The Australian Urban and Regional Development Review (AURDR) is the climax of a series of Federal initiatives in urban affairs which started in 1991. These initiatives are sometimes likened to those of the Whitlam era, but their scope is different and much more limited as yet in terms of Financial and political commitment. However the last few years have seen a multitude of Federal reports on urban issues from the (now) Department for Housing and Regional Development and from other Federal bodies such as the Industry' Commission; and these have been backed up by experimental projects such as the Better Cities program and the issue of model guides for residential development (AMCORD and AMCORD Urban). The Federal interventions have also placed a strong emphasis upon close co-operation and ’partnership' with state and local governments.
To climax this process, the AURDR offers a three-year investigation of a variety of issues, including urban trends and prospects, land use and urban design, transport planning, environmental improvement, infrastructure provision and costs, regional planning and development, and local government finance (the review also incorporates a legislative requirement to review the working of the Federal financial assistance grant to local governments). The goals of the review incorporate the familiar three e's - efficiency, equity and environment. In practice the review is strongly driven by two considerations. One is the advancement of the Government’s policy of micro-economic reform, which in this context means the simplification of planning and building codes and the provision and financing of infrastructure. The other consideration is the perception that there are serious deficits and inefficiencies in the structure, functioning and growth of Australian cities, and that a new look is needed at patterns of urban and regional development.
This paper will not offer a political forecast of the probable outcome of the AURDR which others may be better qualified to tackle. Instead it will offer a personal view of what the review might achieve if it is to provide a worthwhile basis for future urban and regional policies, and more specifically for the role of the Federal government. It will not cover all aspects of the review but will concentrate on issues of urban structure and regional development. These issues are extremely important as well as (after a long interval) again become topical and controversial.
Insofar as the Federal government has already marked out a stance on urban issues, it is as advocate for 'urban consolidation' or the promotion of more compact cities which are claimed to be more economically efficient and environmentally sustainable (their relation to the equity goal is less clear). Prior to current Federal initiatives, State governments had already in the 1980s adopted the same goal in varying degrees through introducing high residential densities in both new and established urban areas. This policy was a feature of the state metropolitan strategies for Sydney, Melbourne, Adelaide and Perth which appeared in the late 1980s, all since revised,2 and of the more recent and less prescriptive SEQ (South East Queensland) 2001, produced by the Queensland Government in conjunction with local and other interests.3 The Federal Government has picked up this ball and kicked it with greater vigour. The consolidation goal has been strictly pushed in Government reports (though not by the Industry Commission) and endorsed in ministerial speeches, including ones by the Prime Minister, and has been advanced through demonstration projects, model residential codes and in other ways.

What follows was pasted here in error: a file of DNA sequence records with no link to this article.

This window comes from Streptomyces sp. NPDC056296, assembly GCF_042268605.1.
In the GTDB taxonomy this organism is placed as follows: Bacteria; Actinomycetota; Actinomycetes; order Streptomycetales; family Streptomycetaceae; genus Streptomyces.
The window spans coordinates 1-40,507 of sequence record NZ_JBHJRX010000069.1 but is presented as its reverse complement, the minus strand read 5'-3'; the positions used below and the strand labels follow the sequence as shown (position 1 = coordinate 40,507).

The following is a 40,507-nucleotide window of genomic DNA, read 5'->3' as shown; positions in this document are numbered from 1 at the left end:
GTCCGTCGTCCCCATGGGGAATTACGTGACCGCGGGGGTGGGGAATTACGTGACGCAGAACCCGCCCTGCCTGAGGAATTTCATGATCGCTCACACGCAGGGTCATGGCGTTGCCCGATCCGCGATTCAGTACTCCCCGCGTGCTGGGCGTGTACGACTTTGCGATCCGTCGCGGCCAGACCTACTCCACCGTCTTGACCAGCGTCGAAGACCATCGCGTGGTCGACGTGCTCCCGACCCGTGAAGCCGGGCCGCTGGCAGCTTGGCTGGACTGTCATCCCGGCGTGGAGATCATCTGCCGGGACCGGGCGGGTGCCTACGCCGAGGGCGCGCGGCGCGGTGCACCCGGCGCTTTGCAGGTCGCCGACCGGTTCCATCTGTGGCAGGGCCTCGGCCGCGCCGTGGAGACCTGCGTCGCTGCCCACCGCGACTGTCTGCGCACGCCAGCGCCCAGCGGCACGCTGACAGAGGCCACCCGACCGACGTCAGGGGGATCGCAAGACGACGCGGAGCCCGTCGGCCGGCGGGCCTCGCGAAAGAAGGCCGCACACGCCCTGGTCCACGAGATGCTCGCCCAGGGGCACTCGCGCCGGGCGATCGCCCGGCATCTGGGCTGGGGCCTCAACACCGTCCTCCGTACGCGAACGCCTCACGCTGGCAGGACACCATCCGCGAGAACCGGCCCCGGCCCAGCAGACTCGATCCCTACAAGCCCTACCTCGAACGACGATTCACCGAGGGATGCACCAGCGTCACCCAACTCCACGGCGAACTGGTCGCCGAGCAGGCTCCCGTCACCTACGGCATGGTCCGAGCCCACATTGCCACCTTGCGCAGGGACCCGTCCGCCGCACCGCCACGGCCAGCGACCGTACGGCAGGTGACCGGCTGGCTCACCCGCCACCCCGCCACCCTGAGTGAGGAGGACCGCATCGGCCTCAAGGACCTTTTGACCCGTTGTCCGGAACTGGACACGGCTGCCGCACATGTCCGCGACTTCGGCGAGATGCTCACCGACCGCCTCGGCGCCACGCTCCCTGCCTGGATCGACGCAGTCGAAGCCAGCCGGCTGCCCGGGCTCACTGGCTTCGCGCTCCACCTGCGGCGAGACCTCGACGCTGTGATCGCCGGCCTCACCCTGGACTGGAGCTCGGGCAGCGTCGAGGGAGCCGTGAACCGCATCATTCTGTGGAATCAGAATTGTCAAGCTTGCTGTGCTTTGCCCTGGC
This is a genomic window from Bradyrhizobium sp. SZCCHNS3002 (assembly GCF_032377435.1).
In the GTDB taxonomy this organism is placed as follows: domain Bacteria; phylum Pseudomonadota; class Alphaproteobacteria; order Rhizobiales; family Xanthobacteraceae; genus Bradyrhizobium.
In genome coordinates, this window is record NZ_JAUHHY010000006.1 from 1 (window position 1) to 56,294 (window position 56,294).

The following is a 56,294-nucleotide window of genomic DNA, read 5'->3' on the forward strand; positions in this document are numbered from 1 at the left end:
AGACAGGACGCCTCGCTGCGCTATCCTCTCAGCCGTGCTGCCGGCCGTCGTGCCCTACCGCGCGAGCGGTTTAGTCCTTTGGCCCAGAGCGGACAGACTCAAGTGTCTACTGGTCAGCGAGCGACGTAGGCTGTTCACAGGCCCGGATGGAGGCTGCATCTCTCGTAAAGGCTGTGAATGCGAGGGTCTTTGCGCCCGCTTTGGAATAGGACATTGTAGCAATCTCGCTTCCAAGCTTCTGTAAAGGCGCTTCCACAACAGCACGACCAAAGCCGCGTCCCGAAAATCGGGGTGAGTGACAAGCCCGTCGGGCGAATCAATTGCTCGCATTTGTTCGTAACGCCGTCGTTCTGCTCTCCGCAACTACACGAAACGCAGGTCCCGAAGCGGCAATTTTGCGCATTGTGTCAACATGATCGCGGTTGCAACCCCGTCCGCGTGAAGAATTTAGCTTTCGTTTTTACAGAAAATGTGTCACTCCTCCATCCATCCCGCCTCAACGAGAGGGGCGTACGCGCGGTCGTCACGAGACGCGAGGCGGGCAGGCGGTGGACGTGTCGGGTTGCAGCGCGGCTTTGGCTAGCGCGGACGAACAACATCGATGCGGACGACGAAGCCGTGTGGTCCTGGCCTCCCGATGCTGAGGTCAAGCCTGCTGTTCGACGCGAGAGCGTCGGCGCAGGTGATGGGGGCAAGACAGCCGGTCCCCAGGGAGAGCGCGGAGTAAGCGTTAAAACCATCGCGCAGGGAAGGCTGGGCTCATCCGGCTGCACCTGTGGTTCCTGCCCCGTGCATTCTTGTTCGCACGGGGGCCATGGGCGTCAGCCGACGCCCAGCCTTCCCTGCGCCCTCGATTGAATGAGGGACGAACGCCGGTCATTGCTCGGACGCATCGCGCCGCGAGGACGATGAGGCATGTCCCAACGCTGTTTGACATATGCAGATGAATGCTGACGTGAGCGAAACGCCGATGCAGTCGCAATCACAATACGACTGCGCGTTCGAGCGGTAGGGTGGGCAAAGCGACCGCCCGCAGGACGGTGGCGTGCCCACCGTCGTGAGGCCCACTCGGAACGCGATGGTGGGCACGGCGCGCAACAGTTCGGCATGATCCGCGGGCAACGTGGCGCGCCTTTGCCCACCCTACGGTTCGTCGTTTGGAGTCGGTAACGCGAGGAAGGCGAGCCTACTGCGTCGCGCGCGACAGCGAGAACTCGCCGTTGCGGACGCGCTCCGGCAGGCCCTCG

This early commitment of the Federal government to a particular viewpoint is unfortunate, since a more objective look at the evidence increasingly suggests the limitations of a consolidation policy, especially one viewed as the main prop or theme of a new urban policy. The state metropolitan strategies put equal stress upon a parallel policy of developing major secondary centres in the big cities, as a means of concentrating employment, improving access by public transport to jobs and social facilities and facilitating the development of medium density housing in convenient locations. In practice a 'consolidation' policy without a 'centres' policy proves to make little sense, yet the 'centres’ policy - as will be demonstrated - is much the harder one for governments to realise under present conditions and has still to receive as much Federal support.
Because of its leading position in the current policy agenda, this paper will first review the limitations of urban consolidation policy. It will continue on a more positive note to discuss the advantages and possibilities of a 'centres’ policy, linked with improved transport policy and some aspects of urban consolidation. It will then argue the importance of more positive and selective Federal initiatives over regional development, before concluding with a review and check list of possible Federal measures